No brand has taken advantage of this change like Muelas’s Rimowa, which maybe not coincidentally is now run by the only-26-years-old Alexandre Arnault who is a big fan of his Off-White luggage. Rimowa’s beat-em-up aluminum cases have long been the (supremely pricey) luggage of choice for people like Abloh—and before there were official collaborations, people covered their exteriors with stickers to make them ‘Gram-worthy. Now, the company is opening up its design studio so Supreme can streak the brand’s classic aluminum luggage in its signature cherry red, and Abloh can make the whole thing totally translucent. With the collaborations came streetwear customers, who have started to treat luggage the same way they do a hot sneaker or hoodie. Resale site Grailed is now littered with people trying to sell luggage for multiples of the original price.

And for the brands I spoke to—Rimowa, Tumi, and Away—it’s not just that the nature of travel is changing, it’s who’s traveling that makes a difference. “I’ve been with the brand for 15 years,” said Victor Sanz, Tumi’s creative director, “and when I first joined, I thought I had this idea of who this Tumi customer was. In my head it was this guy that wears a suit, and he’s a CEO in his 50s. And then over the past decade, that’s really changed… It was the DJs who were traveling 280 days a year, it was artists who depended on the bag to get their gear places, it was athletes, it was everyone in between.”

Like any other industry touched by young fashion-conscious customers, luggage has been swallowed up by streetwear. The catchall term for practically anything adjacent to graphics, logos, or sneakers is the dominant trend of the time, and it’s why luggage brands are hungry to collaborate with the biggest players from that world: Kith, Anti Social Social Club, Supreme, and Off-White.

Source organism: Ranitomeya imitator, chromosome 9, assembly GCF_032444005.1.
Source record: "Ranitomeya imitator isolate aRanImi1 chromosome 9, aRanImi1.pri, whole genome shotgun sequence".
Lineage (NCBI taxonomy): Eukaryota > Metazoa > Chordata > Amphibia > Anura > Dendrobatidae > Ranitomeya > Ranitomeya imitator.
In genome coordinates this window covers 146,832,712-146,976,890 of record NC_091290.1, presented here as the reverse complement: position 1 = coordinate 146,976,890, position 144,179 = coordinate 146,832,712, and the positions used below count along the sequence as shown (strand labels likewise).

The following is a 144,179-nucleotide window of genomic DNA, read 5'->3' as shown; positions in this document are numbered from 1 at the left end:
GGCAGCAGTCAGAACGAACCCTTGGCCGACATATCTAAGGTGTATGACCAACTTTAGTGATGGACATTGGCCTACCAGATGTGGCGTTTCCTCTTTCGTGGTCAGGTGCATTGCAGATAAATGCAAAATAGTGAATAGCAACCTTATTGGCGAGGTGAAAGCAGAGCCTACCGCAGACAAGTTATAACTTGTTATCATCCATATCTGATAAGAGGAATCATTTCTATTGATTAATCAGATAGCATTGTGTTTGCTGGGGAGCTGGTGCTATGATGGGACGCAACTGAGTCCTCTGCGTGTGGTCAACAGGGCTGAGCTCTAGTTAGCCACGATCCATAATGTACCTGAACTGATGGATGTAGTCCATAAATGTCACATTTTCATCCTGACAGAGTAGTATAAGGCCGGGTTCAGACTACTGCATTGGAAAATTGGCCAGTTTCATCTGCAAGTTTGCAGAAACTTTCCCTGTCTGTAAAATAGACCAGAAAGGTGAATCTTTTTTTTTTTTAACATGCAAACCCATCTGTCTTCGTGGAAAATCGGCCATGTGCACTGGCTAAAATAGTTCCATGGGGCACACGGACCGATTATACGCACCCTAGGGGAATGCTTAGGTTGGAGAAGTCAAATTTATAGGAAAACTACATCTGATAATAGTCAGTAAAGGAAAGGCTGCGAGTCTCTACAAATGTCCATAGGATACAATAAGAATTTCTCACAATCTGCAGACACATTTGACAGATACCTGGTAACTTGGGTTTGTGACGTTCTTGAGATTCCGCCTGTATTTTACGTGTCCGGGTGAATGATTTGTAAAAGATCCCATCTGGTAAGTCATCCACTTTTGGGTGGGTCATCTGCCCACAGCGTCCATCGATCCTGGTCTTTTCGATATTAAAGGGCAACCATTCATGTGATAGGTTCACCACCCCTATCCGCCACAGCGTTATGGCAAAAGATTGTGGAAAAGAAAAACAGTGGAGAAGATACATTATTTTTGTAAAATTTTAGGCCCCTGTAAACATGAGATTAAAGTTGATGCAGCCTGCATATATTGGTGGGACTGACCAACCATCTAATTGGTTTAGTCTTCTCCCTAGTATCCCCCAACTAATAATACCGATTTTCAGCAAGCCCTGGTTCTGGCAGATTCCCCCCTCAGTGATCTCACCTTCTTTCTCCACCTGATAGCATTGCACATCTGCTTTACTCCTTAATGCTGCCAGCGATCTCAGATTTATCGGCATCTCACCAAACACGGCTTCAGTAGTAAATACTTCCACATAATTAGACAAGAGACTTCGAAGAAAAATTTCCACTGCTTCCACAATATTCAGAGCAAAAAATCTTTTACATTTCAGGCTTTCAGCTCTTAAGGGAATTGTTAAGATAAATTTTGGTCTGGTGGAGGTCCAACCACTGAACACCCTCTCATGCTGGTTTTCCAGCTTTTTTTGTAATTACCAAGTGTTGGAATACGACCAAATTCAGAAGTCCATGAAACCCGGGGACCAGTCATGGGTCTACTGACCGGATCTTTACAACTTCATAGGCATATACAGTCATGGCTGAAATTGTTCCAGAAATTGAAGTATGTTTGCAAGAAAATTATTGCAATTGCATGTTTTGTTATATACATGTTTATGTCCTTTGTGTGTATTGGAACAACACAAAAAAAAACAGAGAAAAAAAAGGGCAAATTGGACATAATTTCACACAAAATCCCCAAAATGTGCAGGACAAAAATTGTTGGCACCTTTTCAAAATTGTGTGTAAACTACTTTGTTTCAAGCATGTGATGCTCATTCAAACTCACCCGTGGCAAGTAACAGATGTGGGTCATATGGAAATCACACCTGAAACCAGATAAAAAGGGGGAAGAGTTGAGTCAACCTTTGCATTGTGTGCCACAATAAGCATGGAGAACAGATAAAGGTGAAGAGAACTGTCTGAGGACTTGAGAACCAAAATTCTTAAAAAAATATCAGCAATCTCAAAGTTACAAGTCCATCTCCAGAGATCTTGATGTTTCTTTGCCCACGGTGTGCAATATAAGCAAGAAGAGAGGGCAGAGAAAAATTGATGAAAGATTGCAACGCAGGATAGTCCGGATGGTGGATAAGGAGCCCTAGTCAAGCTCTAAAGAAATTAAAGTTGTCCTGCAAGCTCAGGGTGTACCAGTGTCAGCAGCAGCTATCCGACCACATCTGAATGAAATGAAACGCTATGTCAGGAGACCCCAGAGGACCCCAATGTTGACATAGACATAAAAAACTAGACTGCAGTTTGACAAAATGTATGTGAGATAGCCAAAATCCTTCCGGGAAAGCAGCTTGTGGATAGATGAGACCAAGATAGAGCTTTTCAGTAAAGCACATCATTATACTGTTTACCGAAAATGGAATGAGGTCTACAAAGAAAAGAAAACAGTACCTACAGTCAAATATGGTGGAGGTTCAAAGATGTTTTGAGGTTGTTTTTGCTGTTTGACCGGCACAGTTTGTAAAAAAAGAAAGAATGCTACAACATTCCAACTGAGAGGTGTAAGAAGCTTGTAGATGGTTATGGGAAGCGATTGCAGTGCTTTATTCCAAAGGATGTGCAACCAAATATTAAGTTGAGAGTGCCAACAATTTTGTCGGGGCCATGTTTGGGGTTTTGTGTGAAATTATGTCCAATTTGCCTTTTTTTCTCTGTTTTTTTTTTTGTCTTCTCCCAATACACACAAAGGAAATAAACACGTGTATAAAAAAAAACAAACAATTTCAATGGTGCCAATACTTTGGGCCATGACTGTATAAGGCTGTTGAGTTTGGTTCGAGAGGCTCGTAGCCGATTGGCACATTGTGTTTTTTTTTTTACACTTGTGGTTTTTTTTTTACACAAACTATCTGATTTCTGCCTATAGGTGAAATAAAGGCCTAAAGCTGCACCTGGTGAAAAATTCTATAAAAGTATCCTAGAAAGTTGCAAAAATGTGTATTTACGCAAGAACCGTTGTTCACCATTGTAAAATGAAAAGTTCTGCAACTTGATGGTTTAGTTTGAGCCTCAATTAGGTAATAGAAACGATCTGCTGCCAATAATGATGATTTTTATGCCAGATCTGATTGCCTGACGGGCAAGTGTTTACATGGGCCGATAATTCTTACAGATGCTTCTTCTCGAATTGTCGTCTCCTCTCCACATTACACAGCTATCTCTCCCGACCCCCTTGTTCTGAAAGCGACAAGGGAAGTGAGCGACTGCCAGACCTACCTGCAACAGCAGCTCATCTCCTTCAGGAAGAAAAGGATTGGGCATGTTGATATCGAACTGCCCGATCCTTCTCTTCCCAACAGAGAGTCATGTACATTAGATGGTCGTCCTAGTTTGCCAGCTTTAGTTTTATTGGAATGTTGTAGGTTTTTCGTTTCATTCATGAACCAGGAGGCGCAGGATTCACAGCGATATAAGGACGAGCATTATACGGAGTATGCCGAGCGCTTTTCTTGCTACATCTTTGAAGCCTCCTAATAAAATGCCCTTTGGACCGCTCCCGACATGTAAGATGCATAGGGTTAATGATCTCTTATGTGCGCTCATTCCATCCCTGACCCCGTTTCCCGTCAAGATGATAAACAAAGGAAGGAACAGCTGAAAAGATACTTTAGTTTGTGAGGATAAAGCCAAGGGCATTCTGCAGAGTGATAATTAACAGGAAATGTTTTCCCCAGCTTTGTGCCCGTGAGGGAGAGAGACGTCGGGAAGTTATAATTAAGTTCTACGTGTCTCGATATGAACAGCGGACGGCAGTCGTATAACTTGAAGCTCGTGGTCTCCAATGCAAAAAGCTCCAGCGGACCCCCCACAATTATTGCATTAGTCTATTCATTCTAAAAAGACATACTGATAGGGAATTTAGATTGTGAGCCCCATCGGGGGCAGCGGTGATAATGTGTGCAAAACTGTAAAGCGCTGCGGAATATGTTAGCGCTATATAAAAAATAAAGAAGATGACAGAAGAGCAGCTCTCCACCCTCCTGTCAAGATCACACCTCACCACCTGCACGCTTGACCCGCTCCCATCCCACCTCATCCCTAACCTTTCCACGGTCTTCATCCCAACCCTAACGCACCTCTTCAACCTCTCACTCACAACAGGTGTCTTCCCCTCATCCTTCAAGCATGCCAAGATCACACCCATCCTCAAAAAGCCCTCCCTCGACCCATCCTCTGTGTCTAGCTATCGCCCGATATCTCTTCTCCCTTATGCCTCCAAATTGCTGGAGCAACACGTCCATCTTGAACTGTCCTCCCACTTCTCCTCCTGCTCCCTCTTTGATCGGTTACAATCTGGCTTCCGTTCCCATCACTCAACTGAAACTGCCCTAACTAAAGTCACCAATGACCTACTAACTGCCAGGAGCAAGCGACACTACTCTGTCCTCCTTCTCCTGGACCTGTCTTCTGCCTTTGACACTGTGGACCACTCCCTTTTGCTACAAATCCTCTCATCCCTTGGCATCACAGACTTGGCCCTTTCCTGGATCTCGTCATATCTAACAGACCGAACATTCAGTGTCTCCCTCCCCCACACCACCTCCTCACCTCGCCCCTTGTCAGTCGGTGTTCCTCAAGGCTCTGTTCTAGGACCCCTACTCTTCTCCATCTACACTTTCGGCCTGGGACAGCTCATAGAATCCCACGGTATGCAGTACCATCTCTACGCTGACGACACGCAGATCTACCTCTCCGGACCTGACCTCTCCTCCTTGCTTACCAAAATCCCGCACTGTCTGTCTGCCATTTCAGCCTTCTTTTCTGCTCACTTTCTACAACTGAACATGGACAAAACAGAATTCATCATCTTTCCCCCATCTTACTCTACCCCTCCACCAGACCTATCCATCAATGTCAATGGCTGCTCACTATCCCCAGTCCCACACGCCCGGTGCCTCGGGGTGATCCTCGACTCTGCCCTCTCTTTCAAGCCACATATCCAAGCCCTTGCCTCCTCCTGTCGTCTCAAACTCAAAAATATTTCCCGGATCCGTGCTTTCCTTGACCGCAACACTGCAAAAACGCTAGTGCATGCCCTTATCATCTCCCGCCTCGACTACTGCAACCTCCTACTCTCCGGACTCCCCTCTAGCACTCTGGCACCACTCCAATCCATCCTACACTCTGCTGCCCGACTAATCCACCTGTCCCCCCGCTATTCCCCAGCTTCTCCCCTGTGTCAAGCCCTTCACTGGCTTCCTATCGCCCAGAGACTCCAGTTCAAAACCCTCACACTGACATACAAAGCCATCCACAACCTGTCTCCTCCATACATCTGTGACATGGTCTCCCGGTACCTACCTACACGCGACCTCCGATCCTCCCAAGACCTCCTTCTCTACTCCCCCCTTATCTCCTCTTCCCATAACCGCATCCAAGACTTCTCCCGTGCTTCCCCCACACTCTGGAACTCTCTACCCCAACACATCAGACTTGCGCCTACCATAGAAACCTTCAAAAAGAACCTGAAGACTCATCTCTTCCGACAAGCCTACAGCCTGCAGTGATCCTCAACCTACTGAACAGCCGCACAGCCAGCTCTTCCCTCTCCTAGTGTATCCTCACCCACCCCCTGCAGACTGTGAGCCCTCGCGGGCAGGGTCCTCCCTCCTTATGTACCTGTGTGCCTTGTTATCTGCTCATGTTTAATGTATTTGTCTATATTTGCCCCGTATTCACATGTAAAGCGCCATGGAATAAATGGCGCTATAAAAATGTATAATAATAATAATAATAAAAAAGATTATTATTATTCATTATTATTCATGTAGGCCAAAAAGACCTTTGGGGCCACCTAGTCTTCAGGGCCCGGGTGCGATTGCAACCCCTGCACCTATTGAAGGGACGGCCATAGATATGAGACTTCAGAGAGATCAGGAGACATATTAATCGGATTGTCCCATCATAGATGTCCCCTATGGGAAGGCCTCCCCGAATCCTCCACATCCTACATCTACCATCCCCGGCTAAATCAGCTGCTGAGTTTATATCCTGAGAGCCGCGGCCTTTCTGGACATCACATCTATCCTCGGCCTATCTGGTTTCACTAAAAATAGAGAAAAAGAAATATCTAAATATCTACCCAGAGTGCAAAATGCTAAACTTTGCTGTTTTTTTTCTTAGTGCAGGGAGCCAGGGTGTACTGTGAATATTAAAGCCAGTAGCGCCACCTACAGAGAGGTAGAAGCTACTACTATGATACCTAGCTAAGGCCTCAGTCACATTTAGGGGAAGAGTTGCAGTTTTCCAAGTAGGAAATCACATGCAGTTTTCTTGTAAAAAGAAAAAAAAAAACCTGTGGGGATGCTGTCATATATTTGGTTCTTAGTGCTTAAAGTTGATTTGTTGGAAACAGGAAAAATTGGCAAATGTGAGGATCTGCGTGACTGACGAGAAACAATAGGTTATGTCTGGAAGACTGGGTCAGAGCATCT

For luggage brands, engaging with this world is a no-brainer. There’s a lot more money to be made by marketing luggage as fashion items rather than selling customers on the idea that they just need one perfectly made piece to last a lifetime. “For the first time ever, people are thinking about luggage as a fashion item,” Rubio said.

According to Rubio, today’s Away customers collect different pieces of luggage to bust out in various situations, just like they would any other accessory. Part of this is price: a brand like Rimowa is the legacy luxury brand while Away is the cheaper “disruptive” option. “Because of the price point, people are starting to collect [the luggage],” Rubio said. And in the process, the way these items are marketed has changed, too. “If you look at luggage advertisements of the past, it’s been all about the zippers and the wheels and the materials,” Rubio said. But that dry pitch is not what stirs the heart of customers to buy multiples. Rubio wanted to sell luggage the same way people sell fashion. “If you are coveting a jacket, maybe it’s because there are certain buttons or the cut or fabric gets you interested,” Rubio explained. “But then you think about yourself and where you’re going to wear it and what you’re going to be doing when you’re wearing it. [People] think about how it fits into their lifestyle or the lifestyle they want to have. That’s how we’ve always approached the way we talk about Away.”

This sort of pitch makes sense in the everything-is-documented era. Before, we endured the uncomfortable seats at airport lounges and the smells wafting over from the terminal’s Auntie Anne’s. We waited outside the luggage carousel as time stood still. A vacation didn’t seem to start until we could get to our hotel, tip the luggage onto the ground, and begin to unpack it. Now, all these moments are opportunities to show off. Luggage, Muelas said, is “a piece that becomes a part of everyone’s personal narrative.” If the person who coined the phrase It’s the journey, not the destination were around today, they’d probably be spouting it off—while popping a ‘Gram—with a piece from the Supreme x Rimowa collection at their side.